You & Your Family
Saturday, 26 May 2012 02:30
By D Francis
Antigua St John's - Co-ordinator of the Antigua and Barbuda Society of and for the Blind Jacqueline Tweed-Harris wants members of the public to show more compassion and respect for white cane users.
She spoke out passionately against the level of discrimination being meted out to the visually impaired, noting that the blind deserve to be treated with respect and dignity.
Tweed-Harris made the remarks as the organisation celebrates 60 years of service to the nation with a week of activities during Blindness Awareness Month, celebrated every year in May.
Tweed-Harris noted “when members of the public see blind persons travelling with a white cane, most of them don’t really know what it represents, they figure that they are just using it for support, but the cane is like their eyes, they use it to feel in front of them, to provide safety, exploring the area, for identification and to alert the public that the user has a visual impairment.”
She appealed to people who observe white cane users standing at the side of the road trying to cross the street to kindly offer assistance instead of standing by and watching these people struggle under the eyes of impatient motorists.
Meanwhile, Tweed-Harris wants both teachers and parents to do their part to ensure that "teething" eye problems do not escalate among young children.
The group along with Optometrist Dr. Jillia Birds paid a visit to a number of schools where 300 students were screened. She said some of the findings had to be referred to eye care specialist.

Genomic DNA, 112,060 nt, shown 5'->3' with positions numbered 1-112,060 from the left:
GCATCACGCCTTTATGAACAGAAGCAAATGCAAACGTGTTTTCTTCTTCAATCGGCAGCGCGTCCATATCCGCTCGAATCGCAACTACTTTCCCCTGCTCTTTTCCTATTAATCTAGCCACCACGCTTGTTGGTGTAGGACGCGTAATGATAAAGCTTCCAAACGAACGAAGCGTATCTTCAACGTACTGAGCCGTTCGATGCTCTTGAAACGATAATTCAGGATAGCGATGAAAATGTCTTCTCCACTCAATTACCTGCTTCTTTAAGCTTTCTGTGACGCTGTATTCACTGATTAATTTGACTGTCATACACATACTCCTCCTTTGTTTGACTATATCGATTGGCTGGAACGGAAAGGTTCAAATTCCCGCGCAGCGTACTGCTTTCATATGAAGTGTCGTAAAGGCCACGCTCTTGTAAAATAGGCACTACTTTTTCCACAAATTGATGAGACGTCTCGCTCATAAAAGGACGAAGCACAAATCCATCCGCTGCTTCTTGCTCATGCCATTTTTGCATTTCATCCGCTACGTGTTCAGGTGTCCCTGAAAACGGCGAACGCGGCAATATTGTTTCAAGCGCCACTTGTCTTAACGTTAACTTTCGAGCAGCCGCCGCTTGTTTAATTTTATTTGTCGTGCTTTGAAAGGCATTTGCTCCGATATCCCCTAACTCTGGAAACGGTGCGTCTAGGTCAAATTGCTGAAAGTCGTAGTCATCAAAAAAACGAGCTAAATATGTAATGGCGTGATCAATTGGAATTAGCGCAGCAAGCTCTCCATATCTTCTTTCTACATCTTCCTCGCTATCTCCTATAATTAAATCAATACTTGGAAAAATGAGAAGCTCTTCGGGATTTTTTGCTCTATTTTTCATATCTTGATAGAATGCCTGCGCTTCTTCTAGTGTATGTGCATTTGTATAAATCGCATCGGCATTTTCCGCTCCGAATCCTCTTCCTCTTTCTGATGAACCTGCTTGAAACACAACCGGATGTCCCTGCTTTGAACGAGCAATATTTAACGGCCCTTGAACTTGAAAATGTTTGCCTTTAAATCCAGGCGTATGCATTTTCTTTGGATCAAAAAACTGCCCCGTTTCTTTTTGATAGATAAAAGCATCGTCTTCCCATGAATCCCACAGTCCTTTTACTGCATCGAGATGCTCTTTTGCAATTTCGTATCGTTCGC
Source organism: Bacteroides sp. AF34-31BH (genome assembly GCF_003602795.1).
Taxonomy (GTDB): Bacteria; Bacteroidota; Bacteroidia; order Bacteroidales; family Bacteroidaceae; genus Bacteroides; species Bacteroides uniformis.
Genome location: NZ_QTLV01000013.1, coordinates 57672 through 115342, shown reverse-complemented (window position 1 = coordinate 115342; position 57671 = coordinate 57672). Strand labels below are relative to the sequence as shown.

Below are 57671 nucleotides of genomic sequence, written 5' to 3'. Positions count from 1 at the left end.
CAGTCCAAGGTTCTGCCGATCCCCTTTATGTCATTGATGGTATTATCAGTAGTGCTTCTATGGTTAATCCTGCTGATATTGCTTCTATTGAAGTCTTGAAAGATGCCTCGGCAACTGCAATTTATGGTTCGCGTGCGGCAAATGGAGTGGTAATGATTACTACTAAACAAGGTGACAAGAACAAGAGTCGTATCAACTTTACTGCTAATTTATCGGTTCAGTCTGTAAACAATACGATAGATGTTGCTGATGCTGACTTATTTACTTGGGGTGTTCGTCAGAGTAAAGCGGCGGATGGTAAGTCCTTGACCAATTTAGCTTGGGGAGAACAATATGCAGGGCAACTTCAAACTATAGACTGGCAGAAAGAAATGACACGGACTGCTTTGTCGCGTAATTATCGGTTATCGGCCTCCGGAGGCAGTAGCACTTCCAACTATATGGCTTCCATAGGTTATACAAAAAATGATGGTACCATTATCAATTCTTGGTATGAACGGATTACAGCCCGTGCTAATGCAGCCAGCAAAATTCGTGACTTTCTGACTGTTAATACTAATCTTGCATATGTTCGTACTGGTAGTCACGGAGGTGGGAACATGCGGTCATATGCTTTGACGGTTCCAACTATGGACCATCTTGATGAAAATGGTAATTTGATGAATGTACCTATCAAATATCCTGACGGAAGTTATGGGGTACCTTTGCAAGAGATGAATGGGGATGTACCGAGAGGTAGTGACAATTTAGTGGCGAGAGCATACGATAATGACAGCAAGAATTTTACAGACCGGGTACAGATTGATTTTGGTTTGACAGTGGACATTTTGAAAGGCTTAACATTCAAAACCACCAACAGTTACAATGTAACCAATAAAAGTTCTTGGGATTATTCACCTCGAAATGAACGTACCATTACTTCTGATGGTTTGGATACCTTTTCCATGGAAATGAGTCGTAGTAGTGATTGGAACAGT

"Some of these eye problems that students are complaining about they can be corrected, they don’t have to affect them all their lives if the right help is accessed early," she said.
"Some may just need corrective lens to rectify the situation. Also we encourage parents and teachers to observe their children if a child complains often that he/she cannot see the board properly, observe how they hold the book to read, see if they hold it too far or too near, how they see to write take note of these things and seek help.”
Tweed-Harris said a number of assessment forms were left at the schools visited for continuous evaluation.
“We have a vibrant screening at TN Kirnon School, sometimes, a child may miss school when eye screening is being done, so people can access the service at TN Kirnon and make referrals if required, it’s easier to identify eye problems at a younger age.”
Tweed-Harris said the incidence of blindness/visual impairment has been increasing based on a several reasons.
“We are seeing children being born with diabetes - jaundice more kids are being born with it and if you don’t work on that early it can become a major problem," she said. "Also when you are 40-Plus, your vision will never be the same, so you have to make certain changes and adjust. Once you have diabetes, you can develop glaucoma/cataracts, and steps must be taken to guard against these diseases.”
She lauded the public both local and overseas for their generous support over the years and urged them to continue. The week of activities culminates this weekend with an awards banquet where the longest serving member of the board, the longest society member and the society’s platinum donor, the Mill Reef Club which has been with them for over 15 years, will be honoured.